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Math Portfolio - SL type 1 - matrix binomials

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Introduction

Math Portfolio SL Type 1:

Matrix Binomials

This portfolio deals with the investigation of matrix binomials. This portfolio will cover the basic knowledge of matrix in order to explain the methods and the procedure of arriving at the general statement. The task was to deduce a general formula for given matrices and to determine scope and/or limitation of this general statement. The general statement was obtained by using an algebraic method. All matrix equations were typed using the program MathType. It will test the validity of the general statement using GDC (GDC-TI-83). The scope and limitations of this general statement will also be discussed in this investigation.

Matrix is “a rectangular array of numbers arranged into a fixed number of rows (horizontal) and columns (vertical).” Each number in the array or the collection of numbers is called an element or entry of the matrix. The order of elements of the matrix is: image00.png.

Matrix has dimension of m (rows) x n (columns). The numbers m and n are the dimensions of the matrix and it plays significant role in the calculation of the matrix. For instance, the dimension of the following matrix is (2X2) since it has two rows and two columns:image01.png. For the addition of the matrices, corresponding elements need to be added.

...read more.

Middle

image56.png

The following expressions, Xn and Yn, were found by finding patterns when X and Y were powered. By examining the previous result, the elements in the matrix doubled as the number of power increased. It was also found that the end products of the matrix were the result of two to the power of one less than the power of X.

image57.png

To test this expression, ‘n’ was replaced with 3. Previously, when X was to the power of 3, all elements were 4.

Example:

image57.png

If image58.png,

image59.png

image60.png

image43.png

This expression was tested by replacing ‘n’ with 3. The result obtained from using the expression and the result obtained from previous section all had elements of 4. Therefore, the expression that was formed is correct.

In the case of Y matrix, it was little different due to the negative signs. The Y matrix had similar patterns as the X matrix except for the two negative signs in the second and the third element. Therefore, for Yn, negative signs should be add in the position of the second and the third element.

image61.png

To test this expression, ‘n’ was replaced with 3. Previously, when Y was to the power of 3, the first and the fourth elements were 4 and the second and the third were -4.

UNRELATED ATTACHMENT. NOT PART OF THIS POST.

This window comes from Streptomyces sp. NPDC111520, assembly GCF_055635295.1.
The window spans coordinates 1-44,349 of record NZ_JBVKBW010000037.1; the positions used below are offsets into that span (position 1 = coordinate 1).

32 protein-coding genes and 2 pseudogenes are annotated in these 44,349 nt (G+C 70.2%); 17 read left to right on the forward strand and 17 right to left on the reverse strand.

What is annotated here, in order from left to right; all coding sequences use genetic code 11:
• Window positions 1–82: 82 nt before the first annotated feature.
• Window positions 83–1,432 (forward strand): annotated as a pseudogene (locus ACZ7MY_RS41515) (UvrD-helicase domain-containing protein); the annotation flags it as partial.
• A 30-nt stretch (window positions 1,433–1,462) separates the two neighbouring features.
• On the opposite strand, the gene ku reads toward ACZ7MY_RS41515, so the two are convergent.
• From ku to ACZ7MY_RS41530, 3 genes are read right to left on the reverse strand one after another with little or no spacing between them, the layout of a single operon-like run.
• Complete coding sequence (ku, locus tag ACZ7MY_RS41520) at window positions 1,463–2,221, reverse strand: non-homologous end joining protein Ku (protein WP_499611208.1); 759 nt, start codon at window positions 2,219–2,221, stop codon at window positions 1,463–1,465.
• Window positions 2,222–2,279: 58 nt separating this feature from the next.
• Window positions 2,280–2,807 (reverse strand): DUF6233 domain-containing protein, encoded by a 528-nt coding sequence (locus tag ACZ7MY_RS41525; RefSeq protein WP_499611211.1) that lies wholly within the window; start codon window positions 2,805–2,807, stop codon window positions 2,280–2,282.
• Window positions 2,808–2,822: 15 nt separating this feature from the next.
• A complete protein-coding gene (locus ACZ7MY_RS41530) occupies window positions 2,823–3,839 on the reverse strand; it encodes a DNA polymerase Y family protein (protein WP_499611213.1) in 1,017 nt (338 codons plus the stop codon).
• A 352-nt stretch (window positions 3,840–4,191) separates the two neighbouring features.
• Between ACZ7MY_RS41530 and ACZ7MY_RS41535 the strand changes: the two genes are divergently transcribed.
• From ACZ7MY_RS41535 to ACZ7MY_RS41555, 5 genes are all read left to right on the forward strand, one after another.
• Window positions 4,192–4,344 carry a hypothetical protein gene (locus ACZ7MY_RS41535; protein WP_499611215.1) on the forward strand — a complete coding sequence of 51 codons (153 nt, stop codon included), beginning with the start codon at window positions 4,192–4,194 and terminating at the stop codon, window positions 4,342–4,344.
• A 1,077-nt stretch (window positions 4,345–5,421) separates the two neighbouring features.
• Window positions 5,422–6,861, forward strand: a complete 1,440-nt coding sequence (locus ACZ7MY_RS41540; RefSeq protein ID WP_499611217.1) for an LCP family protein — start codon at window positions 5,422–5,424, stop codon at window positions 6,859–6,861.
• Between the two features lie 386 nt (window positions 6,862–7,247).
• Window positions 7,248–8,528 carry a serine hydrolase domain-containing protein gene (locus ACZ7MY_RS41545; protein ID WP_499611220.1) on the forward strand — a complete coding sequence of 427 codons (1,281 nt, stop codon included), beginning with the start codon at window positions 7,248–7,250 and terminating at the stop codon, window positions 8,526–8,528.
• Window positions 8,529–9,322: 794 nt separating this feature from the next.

Example:

image61.png

If image58.png,

image63.png

image64.png

image52.png

This expression was tested by replacing ‘n’ with 3.

...read more.

Conclusion

n. It is that ‘n’ can’t be less than 0 and must be natural numbers because this matrix can’t have a negative value and will not work if it’s complex number or irrational number. The value of a and b should be natural numbers because the matrix will not work if it’s complex number or irrational number. Additionally, ‘a’ cannot equal to both ‘b’ and ‘n.’ If this happens, the general formula for Mn will not work. A limitation was found when using the GDC. Although GDC was useful in calculating numbers, it could not find a pattern and form a general formula. Additionally, it could not use algebraic coefficients like ‘a,’ ‘b,’ and ‘n’ to find the general statement.

To form this general statement, the Pascal’s Triangle was used to expand the algebraic equations. Pascal’s triangle is ‘a geometric arrangement of the binomial coefficients in a triangle.’ Since it is very complicated to multiply all those algebraic form of the equation, this triangle was used to ease the expansion of the algebraic form. The calculator was used for the simple mathematical calculations and to test the general statement. The program MathType was used to type in all forms of the matrices in the computer.

.


Bibliography:

"Math Forum: Ask Dr. Math FAQ: Pascal's Triangle." The Math Forum @ Drexel University. Web. 04 Feb.

2010. <http://www.mathforum.org/dr.math/faq/faq.pascal.triangle.html>.

MathType. Vers. 6.6a. MathType. Computer software.

...read more.

This student written piece of work is one of many that can be found in our International Baccalaureate Maths section.

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